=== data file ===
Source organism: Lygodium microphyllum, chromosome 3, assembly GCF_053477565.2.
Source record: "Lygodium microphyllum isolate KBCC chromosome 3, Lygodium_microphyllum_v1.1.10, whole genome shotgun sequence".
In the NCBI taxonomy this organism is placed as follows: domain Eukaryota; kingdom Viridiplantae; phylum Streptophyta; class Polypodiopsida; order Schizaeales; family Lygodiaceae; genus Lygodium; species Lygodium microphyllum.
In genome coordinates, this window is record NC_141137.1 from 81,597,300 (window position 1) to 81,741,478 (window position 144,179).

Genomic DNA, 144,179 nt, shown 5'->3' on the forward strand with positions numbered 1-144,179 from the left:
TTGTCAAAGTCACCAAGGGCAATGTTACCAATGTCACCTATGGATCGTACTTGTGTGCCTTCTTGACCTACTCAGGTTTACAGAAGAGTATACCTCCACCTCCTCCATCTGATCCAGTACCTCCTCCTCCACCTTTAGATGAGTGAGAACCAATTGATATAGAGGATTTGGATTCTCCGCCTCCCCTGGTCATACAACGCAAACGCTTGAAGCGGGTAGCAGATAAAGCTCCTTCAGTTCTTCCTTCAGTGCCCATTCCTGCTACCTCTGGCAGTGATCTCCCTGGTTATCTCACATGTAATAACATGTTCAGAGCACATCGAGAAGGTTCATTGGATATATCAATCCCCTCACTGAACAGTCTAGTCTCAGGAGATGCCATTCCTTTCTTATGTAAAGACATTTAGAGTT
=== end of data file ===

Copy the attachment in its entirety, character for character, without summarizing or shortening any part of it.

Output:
Source organism: Lygodium microphyllum, chromosome 3, assembly GCF_053477565.2.
Source record: "Lygodium microphyllum isolate KBCC chromosome 3, Lygodium_microphyllum_v1.1.10, whole genome shotgun sequence".
In the NCBI taxonomy this organism is placed as follows: domain Eukaryota; kingdom Viridiplantae; phylum Streptophyta; class Polypodiopsida; order Schizaeales; family Lygodiaceae; genus Lygodium; species Lygodium microphyllum.
In genome coordinates, this window is record NC_141137.1 from 81,597,300 (window position 1) to 81,741,478 (window position 144,179).

Genomic DNA, 144,179 nt, shown 5'->3' on the forward strand with positions numbered 1-144,179 from the left:
TTGTCAAAGTCACCAAGGGCAATGTTACCAATGTCACCTATGGATCGTACTTGTGTGCCTTCTTGACCTACTCAGGTTTACAGAAGAGTATACCTCCACCTCCTCCATCTGATCCAGTACCTCCTCCTCCACCTTTAGATGAGTGAGAACCAATTGATATAGAGGATTTGGATTCTCCGCCTCCCCTGGTCATACAACGCAAACGCTTGAAGCGGGTAGCAGATAAAGCTCCTTCAGTTCTTCCTTCAGTGCCCATTCCTGCTACCTCTGGCAGTGATCTCCCTGGTTATCTCACATGTAATAACATGTTCAGAGCACATCGAGAAGGTTCATTGGATATATCAATCCCCTCACTGAACAGTCTAGTCTCAGGAGATGCCATTCCTTTCTTATGTAAAGACATTTAGAGTT